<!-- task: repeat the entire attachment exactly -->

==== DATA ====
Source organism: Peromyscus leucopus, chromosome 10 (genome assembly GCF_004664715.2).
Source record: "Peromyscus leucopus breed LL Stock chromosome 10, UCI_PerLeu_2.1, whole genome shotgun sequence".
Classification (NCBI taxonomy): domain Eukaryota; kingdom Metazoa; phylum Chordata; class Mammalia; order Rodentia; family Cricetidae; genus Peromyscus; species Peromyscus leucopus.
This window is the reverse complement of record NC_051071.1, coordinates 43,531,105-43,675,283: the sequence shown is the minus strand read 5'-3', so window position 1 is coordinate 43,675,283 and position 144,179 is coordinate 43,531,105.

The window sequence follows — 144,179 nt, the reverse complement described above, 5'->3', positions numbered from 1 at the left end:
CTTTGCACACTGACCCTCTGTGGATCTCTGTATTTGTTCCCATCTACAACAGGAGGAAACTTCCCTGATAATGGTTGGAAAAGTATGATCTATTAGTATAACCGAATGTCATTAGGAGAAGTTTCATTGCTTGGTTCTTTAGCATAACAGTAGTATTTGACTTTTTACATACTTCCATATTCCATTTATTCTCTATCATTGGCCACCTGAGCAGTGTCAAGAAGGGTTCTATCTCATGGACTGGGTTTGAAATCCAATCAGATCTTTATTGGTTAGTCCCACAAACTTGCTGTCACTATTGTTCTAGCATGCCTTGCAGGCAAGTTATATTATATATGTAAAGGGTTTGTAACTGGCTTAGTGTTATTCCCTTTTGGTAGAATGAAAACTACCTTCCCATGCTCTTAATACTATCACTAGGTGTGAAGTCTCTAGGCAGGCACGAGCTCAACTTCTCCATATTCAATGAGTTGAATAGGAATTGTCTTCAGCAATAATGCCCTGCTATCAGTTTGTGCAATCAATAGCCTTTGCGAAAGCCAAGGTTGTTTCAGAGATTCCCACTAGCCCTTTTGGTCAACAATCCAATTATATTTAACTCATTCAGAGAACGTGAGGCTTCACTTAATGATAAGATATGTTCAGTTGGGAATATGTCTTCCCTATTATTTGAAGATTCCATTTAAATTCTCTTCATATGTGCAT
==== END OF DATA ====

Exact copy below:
Source organism: Peromyscus leucopus, chromosome 10 (genome assembly GCF_004664715.2).
Source record: "Peromyscus leucopus breed LL Stock chromosome 10, UCI_PerLeu_2.1, whole genome shotgun sequence".
Classification (NCBI taxonomy): domain Eukaryota; kingdom Metazoa; phylum Chordata; class Mammalia; order Rodentia; family Cricetidae; genus Peromyscus; species Peromyscus leucopus.
This window is the reverse complement of record NC_051071.1, coordinates 43,531,105-43,675,283: the sequence shown is the minus strand read 5'-3', so window position 1 is coordinate 43,675,283 and position 144,179 is coordinate 43,531,105.

The window sequence follows — 144,179 nt, the reverse complement described above, 5'->3', positions numbered from 1 at the left end:
CTTTGCACACTGACCCTCTGTGGATCTCTGTATTTGTTCCCATCTACAACAGGAGGAAACTTCCCTGATAATGGTTGGAAAAGTATGATCTATTAGTATAACCGAATGTCATTAGGAGAAGTTTCATTGCTTGGTTCTTTAGCATAACAGTAGTATTTGACTTTTTACATACTTCCATATTCCATTTATTCTCTATCATTGGCCACCTGAGCAGTGTCAAGAAGGGTTCTATCTCATGGACTGGGTTTGAAATCCAATCAGATCTTTATTGGTTAGTCCCACAAACTTGCTGTCACTATTGTTCTAGCATGCCTTGCAGGCAAGTTATATTATATATGTAAAGGGTTTGTAACTGGCTTAGTGTTATTCCCTTTTGGTAGAATGAAAACTACCTTCCCATGCTCTTAATACTATCACTAGGTGTGAAGTCTCTAGGCAGGCACGAGCTCAACTTCTCCATATTCAATGAGTTGAATAGGAATTGTCTTCAGCAATAATGCCCTGCTATCAGTTTGTGCAATCAATAGCCTTTGCGAAAGCCAAGGTTGTTTCAGAGATTCCCACTAGCCCTTTTGGTCAACAATCCAATTATATTTAACTCATTCAGAGAACGTGAGGCTTCACTTAATGATAAGATATGTTCAGTTGGGAATATGTCTTCCCTATTATTTGAAGATTCCATTTAAATTCTCTTCATATGTGCAT